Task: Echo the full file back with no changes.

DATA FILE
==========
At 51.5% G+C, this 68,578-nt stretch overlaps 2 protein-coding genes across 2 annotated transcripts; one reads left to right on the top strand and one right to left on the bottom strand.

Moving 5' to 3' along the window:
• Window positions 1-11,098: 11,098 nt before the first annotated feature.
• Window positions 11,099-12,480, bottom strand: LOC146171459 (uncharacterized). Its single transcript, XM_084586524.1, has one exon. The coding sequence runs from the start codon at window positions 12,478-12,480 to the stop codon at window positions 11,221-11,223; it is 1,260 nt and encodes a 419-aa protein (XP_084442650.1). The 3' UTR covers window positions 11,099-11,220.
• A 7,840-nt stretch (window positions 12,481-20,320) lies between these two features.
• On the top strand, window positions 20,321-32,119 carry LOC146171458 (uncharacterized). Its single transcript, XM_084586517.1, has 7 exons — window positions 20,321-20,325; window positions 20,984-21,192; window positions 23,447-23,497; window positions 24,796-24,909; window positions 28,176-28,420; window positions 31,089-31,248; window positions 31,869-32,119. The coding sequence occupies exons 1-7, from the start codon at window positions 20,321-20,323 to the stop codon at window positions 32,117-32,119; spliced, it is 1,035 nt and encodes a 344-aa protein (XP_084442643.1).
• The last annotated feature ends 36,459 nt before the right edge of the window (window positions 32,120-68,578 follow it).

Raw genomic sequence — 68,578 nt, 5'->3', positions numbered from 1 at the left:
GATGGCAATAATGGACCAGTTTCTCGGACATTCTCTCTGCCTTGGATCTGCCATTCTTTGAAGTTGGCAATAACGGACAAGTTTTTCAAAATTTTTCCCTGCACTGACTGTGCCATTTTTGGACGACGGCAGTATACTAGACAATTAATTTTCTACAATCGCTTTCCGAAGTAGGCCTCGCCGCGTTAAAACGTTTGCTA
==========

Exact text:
At 51.5% G+C, this 68,578-nt stretch overlaps 2 protein-coding genes across 2 annotated transcripts; one reads left to right on the top strand and one right to left on the bottom strand.

Moving 5' to 3' along the window:
• Window positions 1-11,098: 11,098 nt before the first annotated feature.
• Window positions 11,099-12,480, bottom strand: LOC146171459 (uncharacterized). Its single transcript, XM_084586524.1, has one exon. The coding sequence runs from the start codon at window positions 12,478-12,480 to the stop codon at window positions 11,221-11,223; it is 1,260 nt and encodes a 419-aa protein (XP_084442650.1). The 3' UTR covers window positions 11,099-11,220.
• A 7,840-nt stretch (window positions 12,481-20,320) lies between these two features.
• On the top strand, window positions 20,321-32,119 carry LOC146171458 (uncharacterized). Its single transcript, XM_084586517.1, has 7 exons — window positions 20,321-20,325; window positions 20,984-21,192; window positions 23,447-23,497; window positions 24,796-24,909; window positions 28,176-28,420; window positions 31,089-31,248; window positions 31,869-32,119. The coding sequence occupies exons 1-7, from the start codon at window positions 20,321-20,323 to the stop codon at window positions 32,117-32,119; spliced, it is 1,035 nt and encodes a 344-aa protein (XP_084442643.1).
• The last annotated feature ends 36,459 nt before the right edge of the window (window positions 32,120-68,578 follow it).

Raw genomic sequence — 68,578 nt, 5'->3', positions numbered from 1 at the left:
GATGGCAATAATGGACCAGTTTCTCGGACATTCTCTCTGCCTTGGATCTGCCATTCTTTGAAGTTGGCAATAACGGACAAGTTTTTCAAAATTTTTCCCTGCACTGACTGTGCCATTTTTGGACGACGGCAGTATACTAGACAATTAATTTTCTACAATCGCTTTCCGAAGTAGGCCTCGCCGCGTTAAAACGTTTGCTA